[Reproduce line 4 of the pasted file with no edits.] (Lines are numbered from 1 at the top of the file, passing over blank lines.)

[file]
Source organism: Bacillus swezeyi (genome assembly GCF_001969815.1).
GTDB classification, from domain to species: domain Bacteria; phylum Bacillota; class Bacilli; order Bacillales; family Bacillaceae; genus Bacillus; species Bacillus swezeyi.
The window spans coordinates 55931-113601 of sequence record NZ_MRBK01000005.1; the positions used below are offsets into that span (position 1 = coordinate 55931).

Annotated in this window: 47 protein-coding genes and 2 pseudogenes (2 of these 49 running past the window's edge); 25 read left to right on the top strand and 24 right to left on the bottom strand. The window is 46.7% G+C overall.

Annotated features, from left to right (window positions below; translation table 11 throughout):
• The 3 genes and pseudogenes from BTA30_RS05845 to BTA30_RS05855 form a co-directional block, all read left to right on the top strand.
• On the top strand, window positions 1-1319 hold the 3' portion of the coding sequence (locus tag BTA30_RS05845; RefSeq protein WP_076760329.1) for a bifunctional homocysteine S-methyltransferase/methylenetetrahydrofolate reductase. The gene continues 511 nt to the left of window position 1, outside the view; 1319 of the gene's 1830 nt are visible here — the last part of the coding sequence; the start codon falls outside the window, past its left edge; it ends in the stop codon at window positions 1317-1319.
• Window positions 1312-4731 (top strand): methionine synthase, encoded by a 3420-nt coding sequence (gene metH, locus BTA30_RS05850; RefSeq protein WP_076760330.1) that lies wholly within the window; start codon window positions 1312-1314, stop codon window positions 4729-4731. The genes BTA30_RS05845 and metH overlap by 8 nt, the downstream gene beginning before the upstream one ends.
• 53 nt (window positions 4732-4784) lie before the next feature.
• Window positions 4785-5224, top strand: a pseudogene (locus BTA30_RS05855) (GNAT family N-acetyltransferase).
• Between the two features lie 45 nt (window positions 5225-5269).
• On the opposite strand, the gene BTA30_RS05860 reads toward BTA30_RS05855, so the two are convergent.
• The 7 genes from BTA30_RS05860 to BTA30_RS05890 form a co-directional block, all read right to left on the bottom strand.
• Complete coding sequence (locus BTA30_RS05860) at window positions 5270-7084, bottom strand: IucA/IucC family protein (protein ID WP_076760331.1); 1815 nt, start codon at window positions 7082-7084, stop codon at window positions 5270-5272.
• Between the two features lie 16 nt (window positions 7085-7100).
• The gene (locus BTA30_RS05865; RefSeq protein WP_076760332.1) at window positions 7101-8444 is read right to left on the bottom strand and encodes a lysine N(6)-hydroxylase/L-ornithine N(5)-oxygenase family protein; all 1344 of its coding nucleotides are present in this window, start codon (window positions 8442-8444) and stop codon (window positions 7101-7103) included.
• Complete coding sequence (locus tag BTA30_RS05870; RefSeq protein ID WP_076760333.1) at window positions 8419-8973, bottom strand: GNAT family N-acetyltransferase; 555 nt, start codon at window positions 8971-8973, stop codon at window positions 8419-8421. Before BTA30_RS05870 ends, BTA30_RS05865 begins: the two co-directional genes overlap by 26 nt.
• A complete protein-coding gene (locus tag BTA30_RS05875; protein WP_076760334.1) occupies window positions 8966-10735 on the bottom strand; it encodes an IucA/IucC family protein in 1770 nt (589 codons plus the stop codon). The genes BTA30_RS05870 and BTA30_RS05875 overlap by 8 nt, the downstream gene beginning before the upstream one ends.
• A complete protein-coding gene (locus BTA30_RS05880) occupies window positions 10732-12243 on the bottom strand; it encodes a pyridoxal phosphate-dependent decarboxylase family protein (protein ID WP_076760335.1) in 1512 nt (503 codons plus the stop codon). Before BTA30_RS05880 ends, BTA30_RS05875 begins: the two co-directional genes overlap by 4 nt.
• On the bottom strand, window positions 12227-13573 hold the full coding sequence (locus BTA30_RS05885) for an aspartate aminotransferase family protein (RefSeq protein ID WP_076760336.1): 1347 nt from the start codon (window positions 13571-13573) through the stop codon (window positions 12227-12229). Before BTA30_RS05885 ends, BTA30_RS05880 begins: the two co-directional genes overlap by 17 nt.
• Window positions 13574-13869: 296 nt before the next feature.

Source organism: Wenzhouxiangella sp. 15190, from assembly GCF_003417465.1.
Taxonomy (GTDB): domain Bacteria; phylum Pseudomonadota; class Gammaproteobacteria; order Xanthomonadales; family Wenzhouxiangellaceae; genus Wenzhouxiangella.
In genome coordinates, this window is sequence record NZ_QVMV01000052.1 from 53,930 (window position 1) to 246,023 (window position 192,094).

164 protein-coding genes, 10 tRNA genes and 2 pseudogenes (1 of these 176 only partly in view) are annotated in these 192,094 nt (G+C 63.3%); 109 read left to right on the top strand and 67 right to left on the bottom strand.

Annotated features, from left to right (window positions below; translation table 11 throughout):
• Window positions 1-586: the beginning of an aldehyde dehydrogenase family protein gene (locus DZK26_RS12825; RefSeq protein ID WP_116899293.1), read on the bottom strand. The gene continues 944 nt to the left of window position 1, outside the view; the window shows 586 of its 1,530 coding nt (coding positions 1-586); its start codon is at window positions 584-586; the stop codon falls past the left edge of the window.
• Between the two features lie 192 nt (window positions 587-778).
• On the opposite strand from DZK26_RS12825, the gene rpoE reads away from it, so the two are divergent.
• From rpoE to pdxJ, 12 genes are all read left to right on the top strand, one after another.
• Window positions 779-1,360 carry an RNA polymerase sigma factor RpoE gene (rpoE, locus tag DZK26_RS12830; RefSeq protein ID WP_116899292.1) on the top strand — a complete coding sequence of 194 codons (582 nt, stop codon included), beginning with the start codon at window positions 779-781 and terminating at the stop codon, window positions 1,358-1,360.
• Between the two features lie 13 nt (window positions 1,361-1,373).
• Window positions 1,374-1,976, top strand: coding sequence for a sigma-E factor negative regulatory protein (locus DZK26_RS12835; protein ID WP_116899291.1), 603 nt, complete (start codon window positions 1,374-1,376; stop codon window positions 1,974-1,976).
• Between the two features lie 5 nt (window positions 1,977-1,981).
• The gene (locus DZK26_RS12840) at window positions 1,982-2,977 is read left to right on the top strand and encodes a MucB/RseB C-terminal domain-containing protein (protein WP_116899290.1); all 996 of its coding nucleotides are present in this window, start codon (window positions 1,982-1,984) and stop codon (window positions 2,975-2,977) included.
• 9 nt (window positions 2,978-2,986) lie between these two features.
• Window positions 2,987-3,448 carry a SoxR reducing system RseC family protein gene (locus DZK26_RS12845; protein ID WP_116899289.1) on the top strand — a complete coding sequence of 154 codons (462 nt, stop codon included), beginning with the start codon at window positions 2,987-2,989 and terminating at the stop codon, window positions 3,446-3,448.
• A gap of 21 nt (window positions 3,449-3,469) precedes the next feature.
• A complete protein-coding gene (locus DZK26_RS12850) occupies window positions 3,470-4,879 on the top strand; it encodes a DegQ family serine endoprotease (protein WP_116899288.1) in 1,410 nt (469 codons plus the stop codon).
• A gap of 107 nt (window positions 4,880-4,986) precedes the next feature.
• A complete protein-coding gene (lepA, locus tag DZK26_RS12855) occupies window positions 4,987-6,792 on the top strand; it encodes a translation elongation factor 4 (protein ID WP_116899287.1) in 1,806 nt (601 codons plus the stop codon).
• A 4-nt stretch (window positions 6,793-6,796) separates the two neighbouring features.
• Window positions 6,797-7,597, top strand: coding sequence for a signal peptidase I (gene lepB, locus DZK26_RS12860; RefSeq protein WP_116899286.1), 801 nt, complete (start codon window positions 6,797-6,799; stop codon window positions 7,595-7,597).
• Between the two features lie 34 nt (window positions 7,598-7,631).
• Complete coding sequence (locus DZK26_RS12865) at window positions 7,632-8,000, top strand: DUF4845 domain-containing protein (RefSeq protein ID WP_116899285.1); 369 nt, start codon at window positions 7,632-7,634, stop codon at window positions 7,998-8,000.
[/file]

Annotated in this window: 47 protein-coding genes and 2 pseudogenes (2 of these 49 running past the window's edge); 25 read left to right on the top strand and 24 right to left on the bottom strand. The window is 46.7% G+C overall.